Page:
With game ticket and basketball program in hand, people stop by the concession stand for a snack before settling into the bleachers Friday nights.
Ticket sellers Cindy Cieminski and Gwen Marcott are oftentimes the first to greet students, parents and sports enthusiasts at Cochrane-Fountain City High School.
Cieminski, sporting bright pink nails and a big welcoming smile, said she sells tickets for all of the sporting events.
“I have a lot of fun with it,” Cieminski said.
Ticket sellers keep tabs on the money and tickets, but also have to act as mini-bouncers, insuring no one gets through the doors without paying. And just because the women are volunteers doesn’t mean they aren’t serious about their duties.
“I know who pays and who doesn’t,” Cieminski said. “At half-time, I go in the gym and find the people and have them pay.”
Walking through the ticket line at Cotter High School, fans are welcomed to the concession stands, conveniently located right inside the gymnasium. Shelley Trainor, working an early shift in hopes of catching her daughter’s game that night, said setting up for the concession stand usually begins with early preparation.
“I stop and grab some pizzas from Papa Murphy’s, and any other supplies we need I get from Ziebell’s or Midtown Foods,” Trainor said.
Trainor said the Booster Club--parents of student athletes--are in charge of the concession stand and volunteer their time filling the bellies of students and fellow parents during games. All money raised from concessions is donated back into the athletic programs at Cotter High School.
While Cotter boasts pizza and popcorn, C-FC’s concession stand has a unique item of its own. Stirring their signature boiling hot dogs from Strum Locker in Strum, Wis., Karla Krueger, Booster Club member, said the volunteers and parents don’t skimp on quality when it comes to these gourmet dogs.
“We don’t buy the cheap hot dogs,” Krueger said. “People always compliment us for that.”
As participants take their seats in the stands, they glance through the oftentimes ad-laden program, catching a glimpse of a mug shot of their own son or daughter and viewing the most recent sports statistics on each player.
At Cochrane-Fountain City, Administrative Assistant Donna Baertsch designs the front and back cover of the program from her office, which is packed with past pamphlets, papers and calendars. An employee of the high school for 36 years, Baertsch adds a photo of the home team and inserts the C-FC Pirate mascot in the background.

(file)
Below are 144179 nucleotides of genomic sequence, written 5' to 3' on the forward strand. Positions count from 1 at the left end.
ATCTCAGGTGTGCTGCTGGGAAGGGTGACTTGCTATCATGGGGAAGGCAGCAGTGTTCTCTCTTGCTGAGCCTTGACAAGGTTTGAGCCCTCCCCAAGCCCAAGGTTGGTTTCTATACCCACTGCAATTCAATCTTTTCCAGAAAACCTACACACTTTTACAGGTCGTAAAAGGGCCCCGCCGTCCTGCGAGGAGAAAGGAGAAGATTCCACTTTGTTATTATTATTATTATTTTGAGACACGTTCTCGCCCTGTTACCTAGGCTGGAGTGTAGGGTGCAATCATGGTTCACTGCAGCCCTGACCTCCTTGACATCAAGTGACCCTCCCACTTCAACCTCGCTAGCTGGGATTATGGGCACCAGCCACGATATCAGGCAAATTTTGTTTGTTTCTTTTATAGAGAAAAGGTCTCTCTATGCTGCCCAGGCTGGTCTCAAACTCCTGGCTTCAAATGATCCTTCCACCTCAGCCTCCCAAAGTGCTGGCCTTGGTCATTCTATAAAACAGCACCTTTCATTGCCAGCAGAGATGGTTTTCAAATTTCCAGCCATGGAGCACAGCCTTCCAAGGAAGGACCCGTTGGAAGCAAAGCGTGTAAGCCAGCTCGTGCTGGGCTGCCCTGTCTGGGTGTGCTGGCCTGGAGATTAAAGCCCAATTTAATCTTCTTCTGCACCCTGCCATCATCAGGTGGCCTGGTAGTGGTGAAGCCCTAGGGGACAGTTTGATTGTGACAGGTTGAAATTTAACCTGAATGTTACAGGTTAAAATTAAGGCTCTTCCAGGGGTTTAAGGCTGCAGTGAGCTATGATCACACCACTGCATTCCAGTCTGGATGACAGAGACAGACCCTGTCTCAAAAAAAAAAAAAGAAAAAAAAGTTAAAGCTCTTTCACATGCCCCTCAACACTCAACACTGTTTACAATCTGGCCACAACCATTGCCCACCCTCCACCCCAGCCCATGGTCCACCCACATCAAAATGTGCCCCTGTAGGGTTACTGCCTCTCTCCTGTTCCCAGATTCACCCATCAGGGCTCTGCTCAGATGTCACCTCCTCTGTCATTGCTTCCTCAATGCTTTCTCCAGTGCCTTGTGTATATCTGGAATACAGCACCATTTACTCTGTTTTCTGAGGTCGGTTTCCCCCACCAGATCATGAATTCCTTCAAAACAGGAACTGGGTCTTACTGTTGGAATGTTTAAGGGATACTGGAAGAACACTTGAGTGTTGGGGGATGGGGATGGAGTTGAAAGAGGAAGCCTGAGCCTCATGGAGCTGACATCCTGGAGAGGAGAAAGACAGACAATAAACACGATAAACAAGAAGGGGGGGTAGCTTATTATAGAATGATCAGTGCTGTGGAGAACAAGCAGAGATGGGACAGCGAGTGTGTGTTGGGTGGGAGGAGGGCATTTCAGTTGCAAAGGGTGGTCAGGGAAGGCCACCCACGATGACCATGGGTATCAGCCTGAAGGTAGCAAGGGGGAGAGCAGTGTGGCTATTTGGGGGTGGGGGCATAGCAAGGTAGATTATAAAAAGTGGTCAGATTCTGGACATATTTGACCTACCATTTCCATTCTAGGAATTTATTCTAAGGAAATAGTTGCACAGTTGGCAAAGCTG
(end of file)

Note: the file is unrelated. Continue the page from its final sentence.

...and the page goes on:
For those sports enthusiasts not able to attend the game, final scores and highlights from the game can be found with the click of a mouse or the flip of a television remote the next day. Former Cotter graduate, Jenn Miller, is the woman behind those numbers at Cotter High School.
“I’ve missed a few games, but have been to most of them,” Miller said, having played for current Cotter girls’ Head Coach Bowlin as a high school basketball player. “It’s really important to have an official record.”
While the bookkeeper makes sure to report every score and foul of the night through pen and paper, the timekeeper sits directly to his/her side, keeping time and position through a different tool: A microphone.
At C-FC, Bernie Johnson, 82, has been running the game clock for more than 50 years. Johnson said some games make him wonder if it’s time to retire.
“Sometimes I forget to stop the clock, and people yell,” Johnson said. “I should probably quit, but it’s kind of fun, especially to watch the kids.”
Bernie’s wife Marianne, attends every game with him and sits directly behind him in the stands each night.
With the game results still glowing on the scoreboard, and bleachers and team chairs empty, all that remains is trash. In walks C-FC custodians Brian Loewenhagen and Darrel McCutchen. They discover empty pop bottles, crumpled popcorn bags and forgotten programs waiting for them. McCutchen, the newest addition to the custodian staff, said he’s been working at C-FC for seven years, making him a newbie in the eyes of the schol's seasoned custodians.
“It’s a lot easier than farming,” McCutchen said, sweeping the bleacher floors, “which is what I did for the last 40 years.”
Wiping the sweat from his forehead as he emptied trash from the bleachers, Loewenhagen said he’s been a custodian and bus driver for 20 years at Cochrane-Fountain City.
“After the game, we clean everything,” Loewenhagen said. “Every day is different.”
Following the hefty cleaning, the custodians wheel their carts down the hall, returning their equipment to the supply room; just as they do every time their hometown team takes the court.
“It’s nice when the little people get noticed,” Loewenhagen said, locking the doors, and turning the lights down for the night.